Teaching Examples

Dreams vs. reality in journalism ambition
January 23, 2007, 2:33 pm
Filed under: education, future, journalism, online

A lot of journalism students have weighed in on my earlier post — Getting (and keeping) a job in journalism — and I’m very happy to see it.

In the comments, “Elizabeth” characterizes a whole segment of journalism students when she says she doesn’t want to be a journalist if she can’t be the kind we see in Amercian movies from the 1930s (I’m thinking of His Girl Friday, which is actually from 1940, although I Cover the Waterfront is a personal favorite of mine). I don’t think she needs to worry. That kind of newsroom doesn’t exist anymore, so she simply won’t be hired.

“B. Smith” wrote: “… if these [media] corporations do survive, then *just* writing would be enough, as the corporation would have departments for each of the responsibilities that you mention.”

Obviously B. has not been following the industry very closely. The New York Times is merging online and print together in one newsroom. So is the Atlanta Journal-Constitution — and all of Gannett. In more and more formerly “print” newsrooms, everyone is expected to do online work now.


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3 Comments so far
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My old newspaper was print only. It has a website, but that was mostly considered an embarrassment. I think most of its readers are on Social Security. When the paper dies with them, a large swath of California will be left without its own news outlet because no one there knew how to adapt.

I just found your blog last week (don’t quite remember how, possibly RConversation or ESWN), and it’s gotten me thinking about how to get back into journalism professionally.

What I’m starting to think about lately is what kind of news organization I want to work for, and what skills I’m going to need. I’m starting to realize that my abbreviated undergrad journalism program (again, print only) and the past two years at a local daily didn’t give me what I need.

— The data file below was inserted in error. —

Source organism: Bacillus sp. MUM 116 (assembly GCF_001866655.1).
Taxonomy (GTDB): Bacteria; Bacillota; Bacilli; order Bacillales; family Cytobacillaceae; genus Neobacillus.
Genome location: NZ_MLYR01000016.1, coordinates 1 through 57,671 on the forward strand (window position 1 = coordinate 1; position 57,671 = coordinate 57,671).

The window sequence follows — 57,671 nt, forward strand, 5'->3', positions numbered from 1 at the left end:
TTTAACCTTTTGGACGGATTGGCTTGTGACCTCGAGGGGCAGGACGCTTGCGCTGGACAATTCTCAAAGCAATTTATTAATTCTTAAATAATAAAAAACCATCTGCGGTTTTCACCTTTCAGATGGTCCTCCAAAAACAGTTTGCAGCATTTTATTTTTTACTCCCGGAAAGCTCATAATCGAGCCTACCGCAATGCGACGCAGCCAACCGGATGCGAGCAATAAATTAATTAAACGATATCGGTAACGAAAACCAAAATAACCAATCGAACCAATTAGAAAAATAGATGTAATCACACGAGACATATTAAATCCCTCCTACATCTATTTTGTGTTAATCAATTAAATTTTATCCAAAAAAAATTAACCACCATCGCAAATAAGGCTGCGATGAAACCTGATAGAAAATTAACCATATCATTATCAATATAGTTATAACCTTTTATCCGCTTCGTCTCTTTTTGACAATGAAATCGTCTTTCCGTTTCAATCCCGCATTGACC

Thank goodness for the blogosphere.

Comment by Chris

There are a lot of ways to learn new skills, Chris. Some people would prefer to go back to school, but others would learn just as well on their own — from books and Web sites as well as from blogs.

Comment by Mindy McAdams

This post is for Elizabeth as much as anybody else …

When I first met my wife, she told me about a broken-down, former UPI reporter she used to know … they’d go to a downtown bar and talk shop. He’d tell her about his glory days of “busting the wire,” i.e. getting scoops.

We’ve both always enjoyed old journalism movies — The Front Page, I Cover the Waterfront, Deadline USA, His Girl Friday, etc.

I always felt like a journalistic soul of out time. I worked as a print reporter, but with little competition and one rigid deadline per day. This wasn’t the journalism of the movies.

In 1995, I discovered online journalism. I immediately grasped the new reality: Here was a chance to return to the glory days of journalism … competition would be heightened, deadlines wouldn’t matter, and we could strive to “bust the wire.”

I’ve said this before: I don’t think there’s been a better time to be a journalist since the 1930s or so. What’s going on now is just so much more damn exciting and interesting. If you love journalism, especially in all of its romantic ethos, how could you not love online journalism? Hilde Johnson would be so lucky.

Comment by Howard Owens

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